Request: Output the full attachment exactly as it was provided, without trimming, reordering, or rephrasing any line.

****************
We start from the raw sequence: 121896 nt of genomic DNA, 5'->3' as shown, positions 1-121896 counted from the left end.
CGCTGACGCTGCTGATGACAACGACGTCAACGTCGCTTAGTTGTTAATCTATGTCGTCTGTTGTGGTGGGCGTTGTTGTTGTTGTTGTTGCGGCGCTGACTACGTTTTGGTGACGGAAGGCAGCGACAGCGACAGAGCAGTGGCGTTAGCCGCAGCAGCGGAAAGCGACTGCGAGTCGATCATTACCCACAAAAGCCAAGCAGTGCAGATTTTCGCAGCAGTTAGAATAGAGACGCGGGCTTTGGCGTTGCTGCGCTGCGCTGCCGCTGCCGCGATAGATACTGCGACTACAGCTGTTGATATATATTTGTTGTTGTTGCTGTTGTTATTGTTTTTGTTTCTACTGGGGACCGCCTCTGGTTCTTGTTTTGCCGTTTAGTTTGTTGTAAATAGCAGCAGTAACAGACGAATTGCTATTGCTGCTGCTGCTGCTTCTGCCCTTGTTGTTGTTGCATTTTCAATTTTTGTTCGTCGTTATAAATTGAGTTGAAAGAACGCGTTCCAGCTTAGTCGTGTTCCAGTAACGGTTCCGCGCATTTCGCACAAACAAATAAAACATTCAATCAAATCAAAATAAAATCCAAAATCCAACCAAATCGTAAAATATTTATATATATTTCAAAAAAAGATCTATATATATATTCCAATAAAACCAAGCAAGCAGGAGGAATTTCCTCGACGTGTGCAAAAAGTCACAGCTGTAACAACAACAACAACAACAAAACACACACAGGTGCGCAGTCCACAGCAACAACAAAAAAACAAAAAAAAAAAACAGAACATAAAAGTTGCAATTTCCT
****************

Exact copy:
We start from the raw sequence: 121896 nt of genomic DNA, 5'->3' as shown, positions 1-121896 counted from the left end.
CGCTGACGCTGCTGATGACAACGACGTCAACGTCGCTTAGTTGTTAATCTATGTCGTCTGTTGTGGTGGGCGTTGTTGTTGTTGTTGTTGCGGCGCTGACTACGTTTTGGTGACGGAAGGCAGCGACAGCGACAGAGCAGTGGCGTTAGCCGCAGCAGCGGAAAGCGACTGCGAGTCGATCATTACCCACAAAAGCCAAGCAGTGCAGATTTTCGCAGCAGTTAGAATAGAGACGCGGGCTTTGGCGTTGCTGCGCTGCGCTGCCGCTGCCGCGATAGATACTGCGACTACAGCTGTTGATATATATTTGTTGTTGTTGCTGTTGTTATTGTTTTTGTTTCTACTGGGGACCGCCTCTGGTTCTTGTTTTGCCGTTTAGTTTGTTGTAAATAGCAGCAGTAACAGACGAATTGCTATTGCTGCTGCTGCTGCTTCTGCCCTTGTTGTTGTTGCATTTTCAATTTTTGTTCGTCGTTATAAATTGAGTTGAAAGAACGCGTTCCAGCTTAGTCGTGTTCCAGTAACGGTTCCGCGCATTTCGCACAAACAAATAAAACATTCAATCAAATCAAAATAAAATCCAAAATCCAACCAAATCGTAAAATATTTATATATATTTCAAAAAAAGATCTATATATATATTCCAATAAAACCAAGCAAGCAGGAGGAATTTCCTCGACGTGTGCAAAAAGTCACAGCTGTAACAACAACAACAACAACAAAACACACACAGGTGCGCAGTCCACAGCAACAACAAAAAAACAAAAAAAAAAAACAGAACATAAAAGTTGCAATTTCCT